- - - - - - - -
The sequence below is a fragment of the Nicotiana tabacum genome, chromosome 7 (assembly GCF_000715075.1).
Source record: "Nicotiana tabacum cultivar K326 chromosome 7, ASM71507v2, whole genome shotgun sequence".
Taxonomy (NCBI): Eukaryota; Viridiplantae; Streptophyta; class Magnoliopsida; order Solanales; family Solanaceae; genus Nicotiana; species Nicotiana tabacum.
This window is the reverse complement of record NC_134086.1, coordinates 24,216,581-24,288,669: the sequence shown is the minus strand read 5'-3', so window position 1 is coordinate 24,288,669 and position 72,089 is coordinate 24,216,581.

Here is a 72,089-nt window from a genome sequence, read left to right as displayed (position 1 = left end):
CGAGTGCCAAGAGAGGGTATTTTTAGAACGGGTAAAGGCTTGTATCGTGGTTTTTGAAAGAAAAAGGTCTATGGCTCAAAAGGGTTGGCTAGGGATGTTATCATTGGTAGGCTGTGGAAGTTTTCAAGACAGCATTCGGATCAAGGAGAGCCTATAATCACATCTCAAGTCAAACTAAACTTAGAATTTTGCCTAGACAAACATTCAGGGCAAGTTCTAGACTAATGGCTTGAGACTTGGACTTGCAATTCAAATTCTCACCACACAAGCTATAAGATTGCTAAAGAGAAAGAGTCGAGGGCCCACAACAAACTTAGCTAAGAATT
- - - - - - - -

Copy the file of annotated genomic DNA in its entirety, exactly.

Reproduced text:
The sequence below is a fragment of the Nicotiana tabacum genome, chromosome 7 (assembly GCF_000715075.1).
Source record: "Nicotiana tabacum cultivar K326 chromosome 7, ASM71507v2, whole genome shotgun sequence".
Taxonomy (NCBI): Eukaryota; Viridiplantae; Streptophyta; class Magnoliopsida; order Solanales; family Solanaceae; genus Nicotiana; species Nicotiana tabacum.
This window is the reverse complement of record NC_134086.1, coordinates 24,216,581-24,288,669: the sequence shown is the minus strand read 5'-3', so window position 1 is coordinate 24,288,669 and position 72,089 is coordinate 24,216,581.

Here is a 72,089-nt window from a genome sequence, read left to right as displayed (position 1 = left end):
CGAGTGCCAAGAGAGGGTATTTTTAGAACGGGTAAAGGCTTGTATCGTGGTTTTTGAAAGAAAAAGGTCTATGGCTCAAAAGGGTTGGCTAGGGATGTTATCATTGGTAGGCTGTGGAAGTTTTCAAGACAGCATTCGGATCAAGGAGAGCCTATAATCACATCTCAAGTCAAACTAAACTTAGAATTTTGCCTAGACAAACATTCAGGGCAAGTTCTAGACTAATGGCTTGAGACTTGGACTTGCAATTCAAATTCTCACCACACAAGCTATAAGATTGCTAAAGAGAAAGAGTCGAGGGCCCACAACAAACTTAGCTAAGAATT